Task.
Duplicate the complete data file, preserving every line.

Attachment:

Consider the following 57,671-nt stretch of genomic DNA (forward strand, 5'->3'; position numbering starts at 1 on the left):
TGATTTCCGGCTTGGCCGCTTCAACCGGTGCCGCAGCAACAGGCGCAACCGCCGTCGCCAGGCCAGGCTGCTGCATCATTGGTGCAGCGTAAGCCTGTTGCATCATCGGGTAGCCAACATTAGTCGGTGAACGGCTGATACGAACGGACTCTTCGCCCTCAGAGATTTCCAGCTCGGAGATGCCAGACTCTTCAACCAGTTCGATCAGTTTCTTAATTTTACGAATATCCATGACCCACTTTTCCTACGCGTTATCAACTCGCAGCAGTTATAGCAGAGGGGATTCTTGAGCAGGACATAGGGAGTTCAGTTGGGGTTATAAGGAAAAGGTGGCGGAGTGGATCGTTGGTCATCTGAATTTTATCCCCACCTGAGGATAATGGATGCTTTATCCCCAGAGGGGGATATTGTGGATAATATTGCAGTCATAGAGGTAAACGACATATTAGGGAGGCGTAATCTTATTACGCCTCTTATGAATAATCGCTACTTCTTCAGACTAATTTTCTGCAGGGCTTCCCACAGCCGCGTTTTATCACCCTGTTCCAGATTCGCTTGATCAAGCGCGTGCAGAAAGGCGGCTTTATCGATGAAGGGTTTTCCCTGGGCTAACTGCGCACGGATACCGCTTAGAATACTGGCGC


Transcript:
Consider the following 57,671-nt stretch of genomic DNA (forward strand, 5'->3'; position numbering starts at 1 on the left):
TGATTTCCGGCTTGGCCGCTTCAACCGGTGCCGCAGCAACAGGCGCAACCGCCGTCGCCAGGCCAGGCTGCTGCATCATTGGTGCAGCGTAAGCCTGTTGCATCATCGGGTAGCCAACATTAGTCGGTGAACGGCTGATACGAACGGACTCTTCGCCCTCAGAGATTTCCAGCTCGGAGATGCCAGACTCTTCAACCAGTTCGATCAGTTTCTTAATTTTACGAATATCCATGACCCACTTTTCCTACGCGTTATCAACTCGCAGCAGTTATAGCAGAGGGGATTCTTGAGCAGGACATAGGGAGTTCAGTTGGGGTTATAAGGAAAAGGTGGCGGAGTGGATCGTTGGTCATCTGAATTTTATCCCCACCTGAGGATAATGGATGCTTTATCCCCAGAGGGGGATATTGTGGATAATATTGCAGTCATAGAGGTAAACGACATATTAGGGAGGCGTAATCTTATTACGCCTCTTATGAATAATCGCTACTTCTTCAGACTAATTTTCTGCAGGGCTTCCCACAGCCGCGTTTTATCACCCTGTTCCAGATTCGCTTGATCAAGCGCGTGCAGAAAGGCGGCTTTATCGATGAAGGGTTTTCCCTGGGCTAACTGCGCACGGATACCGCTTAGAATACTGGCGC